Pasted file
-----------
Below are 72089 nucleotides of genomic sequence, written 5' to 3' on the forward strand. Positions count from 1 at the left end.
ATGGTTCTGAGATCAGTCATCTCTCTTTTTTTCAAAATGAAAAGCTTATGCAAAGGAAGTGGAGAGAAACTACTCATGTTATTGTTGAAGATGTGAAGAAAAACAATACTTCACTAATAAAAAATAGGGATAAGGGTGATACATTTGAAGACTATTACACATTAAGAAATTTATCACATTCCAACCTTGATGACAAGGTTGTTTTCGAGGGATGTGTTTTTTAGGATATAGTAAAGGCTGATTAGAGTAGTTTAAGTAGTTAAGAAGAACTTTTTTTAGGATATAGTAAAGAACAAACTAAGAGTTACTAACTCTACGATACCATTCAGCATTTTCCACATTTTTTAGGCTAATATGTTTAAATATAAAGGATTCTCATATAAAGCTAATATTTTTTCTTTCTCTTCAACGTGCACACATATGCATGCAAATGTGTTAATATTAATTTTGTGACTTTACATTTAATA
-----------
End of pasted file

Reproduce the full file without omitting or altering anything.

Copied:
Below are 72089 nucleotides of genomic sequence, written 5' to 3' on the forward strand. Positions count from 1 at the left end.
ATGGTTCTGAGATCAGTCATCTCTCTTTTTTTCAAAATGAAAAGCTTATGCAAAGGAAGTGGAGAGAAACTACTCATGTTATTGTTGAAGATGTGAAGAAAAACAATACTTCACTAATAAAAAATAGGGATAAGGGTGATACATTTGAAGACTATTACACATTAAGAAATTTATCACATTCCAACCTTGATGACAAGGTTGTTTTCGAGGGATGTGTTTTTTAGGATATAGTAAAGGCTGATTAGAGTAGTTTAAGTAGTTAAGAAGAACTTTTTTTAGGATATAGTAAAGAACAAACTAAGAGTTACTAACTCTACGATACCATTCAGCATTTTCCACATTTTTTAGGCTAATATGTTTAAATATAAAGGATTCTCATATAAAGCTAATATTTTTTCTTTCTCTTCAACGTGCACACATATGCATGCAAATGTGTTAATATTAATTTTGTGACTTTACATTTAATA